For the 2017 Serpentine Pavilion, Diébédo Francis Kéré and his studio realized “a community structure within Kensington Gardens that fuses cultural references of Francis’ home country Burkina Faso with experimental construction techniques.”
Kéré’s team works across continents from Africa to Europe, using local materials, local knowledge, and local technologies to create holistic and sustainable design solutions. “We believe that architecture can be a vehicle for collective expression and empowerment, which is why we work closely with local communities in all phases of design from planning to construction. By supporting the educational, cultural, and civic needs of local communities with provocative and dignifying design, we will continue to raise awareness towards the sustainable and economic issues facing populations in rural Africa and beyond.”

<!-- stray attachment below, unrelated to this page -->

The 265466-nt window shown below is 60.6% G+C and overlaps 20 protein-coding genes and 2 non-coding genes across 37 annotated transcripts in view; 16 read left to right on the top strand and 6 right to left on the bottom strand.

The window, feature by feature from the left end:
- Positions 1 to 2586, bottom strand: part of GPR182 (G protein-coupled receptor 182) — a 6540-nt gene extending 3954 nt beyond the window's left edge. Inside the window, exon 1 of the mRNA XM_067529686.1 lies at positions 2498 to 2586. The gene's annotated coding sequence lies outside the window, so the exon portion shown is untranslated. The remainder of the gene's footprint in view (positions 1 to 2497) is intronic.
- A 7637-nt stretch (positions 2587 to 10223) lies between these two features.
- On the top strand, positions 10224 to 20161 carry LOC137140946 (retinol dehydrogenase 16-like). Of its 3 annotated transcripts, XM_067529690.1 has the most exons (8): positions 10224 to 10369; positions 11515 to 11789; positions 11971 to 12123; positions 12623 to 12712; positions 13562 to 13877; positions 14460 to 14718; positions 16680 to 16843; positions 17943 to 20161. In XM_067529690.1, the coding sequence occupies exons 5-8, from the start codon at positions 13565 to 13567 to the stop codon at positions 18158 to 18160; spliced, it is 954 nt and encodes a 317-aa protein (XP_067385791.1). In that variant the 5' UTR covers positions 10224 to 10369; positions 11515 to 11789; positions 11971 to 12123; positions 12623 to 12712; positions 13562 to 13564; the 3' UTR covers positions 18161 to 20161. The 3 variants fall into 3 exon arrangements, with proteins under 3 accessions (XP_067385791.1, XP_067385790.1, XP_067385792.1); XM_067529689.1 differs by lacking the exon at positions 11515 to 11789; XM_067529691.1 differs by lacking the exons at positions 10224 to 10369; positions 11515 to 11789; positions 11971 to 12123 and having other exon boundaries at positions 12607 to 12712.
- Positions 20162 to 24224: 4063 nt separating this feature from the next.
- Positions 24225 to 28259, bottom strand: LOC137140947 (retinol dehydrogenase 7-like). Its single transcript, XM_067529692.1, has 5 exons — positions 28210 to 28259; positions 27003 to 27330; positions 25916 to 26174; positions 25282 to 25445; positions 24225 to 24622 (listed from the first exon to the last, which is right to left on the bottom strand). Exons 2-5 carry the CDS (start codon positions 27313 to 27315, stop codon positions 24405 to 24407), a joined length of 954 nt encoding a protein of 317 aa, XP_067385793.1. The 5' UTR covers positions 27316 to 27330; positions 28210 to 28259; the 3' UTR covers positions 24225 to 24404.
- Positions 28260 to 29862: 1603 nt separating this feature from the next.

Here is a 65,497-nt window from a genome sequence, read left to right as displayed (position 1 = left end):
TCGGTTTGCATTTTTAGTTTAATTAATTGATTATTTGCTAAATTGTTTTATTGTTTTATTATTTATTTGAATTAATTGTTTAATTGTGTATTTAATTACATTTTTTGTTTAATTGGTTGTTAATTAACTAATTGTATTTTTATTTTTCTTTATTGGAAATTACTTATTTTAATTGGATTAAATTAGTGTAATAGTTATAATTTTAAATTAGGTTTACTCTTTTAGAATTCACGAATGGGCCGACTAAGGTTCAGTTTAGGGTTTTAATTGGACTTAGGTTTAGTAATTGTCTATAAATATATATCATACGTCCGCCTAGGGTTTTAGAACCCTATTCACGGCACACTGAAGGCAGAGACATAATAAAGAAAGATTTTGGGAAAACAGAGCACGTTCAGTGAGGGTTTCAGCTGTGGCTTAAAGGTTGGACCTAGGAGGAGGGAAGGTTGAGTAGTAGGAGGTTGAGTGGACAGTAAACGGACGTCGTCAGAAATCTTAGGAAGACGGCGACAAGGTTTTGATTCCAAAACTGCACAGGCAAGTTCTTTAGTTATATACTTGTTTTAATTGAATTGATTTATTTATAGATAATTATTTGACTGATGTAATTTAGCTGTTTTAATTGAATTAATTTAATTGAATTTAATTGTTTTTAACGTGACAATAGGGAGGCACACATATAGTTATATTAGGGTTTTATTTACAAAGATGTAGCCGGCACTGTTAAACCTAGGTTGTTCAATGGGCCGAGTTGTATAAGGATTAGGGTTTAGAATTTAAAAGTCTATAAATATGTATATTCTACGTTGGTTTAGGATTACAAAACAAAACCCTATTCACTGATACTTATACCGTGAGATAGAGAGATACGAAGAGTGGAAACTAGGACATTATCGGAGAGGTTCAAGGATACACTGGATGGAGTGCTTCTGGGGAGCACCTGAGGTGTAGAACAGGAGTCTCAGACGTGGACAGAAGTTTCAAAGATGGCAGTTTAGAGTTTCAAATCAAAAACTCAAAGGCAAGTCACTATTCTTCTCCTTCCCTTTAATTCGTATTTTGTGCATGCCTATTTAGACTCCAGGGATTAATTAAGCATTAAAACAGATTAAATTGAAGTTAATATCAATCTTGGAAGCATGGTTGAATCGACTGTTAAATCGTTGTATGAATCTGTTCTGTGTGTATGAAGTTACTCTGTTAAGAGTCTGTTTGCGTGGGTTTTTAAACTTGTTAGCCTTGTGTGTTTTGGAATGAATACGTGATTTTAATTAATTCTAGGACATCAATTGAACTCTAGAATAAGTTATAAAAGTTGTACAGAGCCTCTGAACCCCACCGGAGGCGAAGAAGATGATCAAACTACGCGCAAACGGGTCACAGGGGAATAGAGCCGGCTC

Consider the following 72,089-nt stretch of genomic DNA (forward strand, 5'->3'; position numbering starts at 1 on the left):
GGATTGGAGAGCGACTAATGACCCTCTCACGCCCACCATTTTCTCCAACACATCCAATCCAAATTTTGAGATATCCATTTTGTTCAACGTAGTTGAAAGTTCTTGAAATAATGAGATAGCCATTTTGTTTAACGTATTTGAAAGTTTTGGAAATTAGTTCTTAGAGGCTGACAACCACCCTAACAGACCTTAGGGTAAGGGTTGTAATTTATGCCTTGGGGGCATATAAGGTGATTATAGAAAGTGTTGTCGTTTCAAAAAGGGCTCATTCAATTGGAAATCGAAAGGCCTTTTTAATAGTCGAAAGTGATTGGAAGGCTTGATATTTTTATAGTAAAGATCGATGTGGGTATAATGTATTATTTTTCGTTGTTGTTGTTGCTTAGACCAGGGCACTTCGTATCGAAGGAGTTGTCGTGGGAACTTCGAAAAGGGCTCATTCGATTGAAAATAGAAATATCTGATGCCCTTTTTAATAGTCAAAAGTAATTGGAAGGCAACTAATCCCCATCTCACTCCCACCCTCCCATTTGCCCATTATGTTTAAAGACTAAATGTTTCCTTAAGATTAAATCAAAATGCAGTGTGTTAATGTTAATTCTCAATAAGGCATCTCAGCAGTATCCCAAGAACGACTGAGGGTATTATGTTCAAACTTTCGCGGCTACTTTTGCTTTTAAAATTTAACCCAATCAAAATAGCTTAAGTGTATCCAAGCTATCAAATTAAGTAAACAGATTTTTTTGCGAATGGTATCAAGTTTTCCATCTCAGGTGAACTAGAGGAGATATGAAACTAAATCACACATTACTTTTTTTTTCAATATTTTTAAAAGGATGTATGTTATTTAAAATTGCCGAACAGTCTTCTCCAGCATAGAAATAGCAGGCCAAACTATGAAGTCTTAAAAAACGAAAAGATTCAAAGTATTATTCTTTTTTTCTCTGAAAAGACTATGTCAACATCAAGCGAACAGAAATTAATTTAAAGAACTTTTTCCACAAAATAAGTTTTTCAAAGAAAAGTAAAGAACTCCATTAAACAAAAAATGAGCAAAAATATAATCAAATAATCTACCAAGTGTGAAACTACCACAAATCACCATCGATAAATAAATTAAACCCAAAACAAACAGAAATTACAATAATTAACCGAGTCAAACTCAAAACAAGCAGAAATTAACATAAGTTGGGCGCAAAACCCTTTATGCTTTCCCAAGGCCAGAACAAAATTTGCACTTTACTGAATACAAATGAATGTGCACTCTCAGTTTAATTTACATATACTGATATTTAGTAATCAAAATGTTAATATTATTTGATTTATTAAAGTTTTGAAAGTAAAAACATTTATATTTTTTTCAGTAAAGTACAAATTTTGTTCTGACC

In a recent movie for the Serpentine Pavilion press review, Francis said: “The pavilion that I was commission to do is inspired by a tree…Where I come from in Burkina Faso, a tree is often a public space. It can be a kindergarten, it can be a market – a gathering place for everyone.” The wooden block are a indigo blue that has another special meaning: in his culture blue is the colour of celebration – “If you had an important date in my village in pastimes, there was one piece of clothing everyone was going to ask for. So when I got the commission for the pavilion here in London I said: I am going to wear my best dress, my best colour, and it is blue.” The strips of lights on the canopy are inspired by his childhood, when in Burkina Faso, with no electricity, young people gathered on elevated points to look for light; the pavilion will be shining at night to attract young people and visitors “to come and celebrate”.
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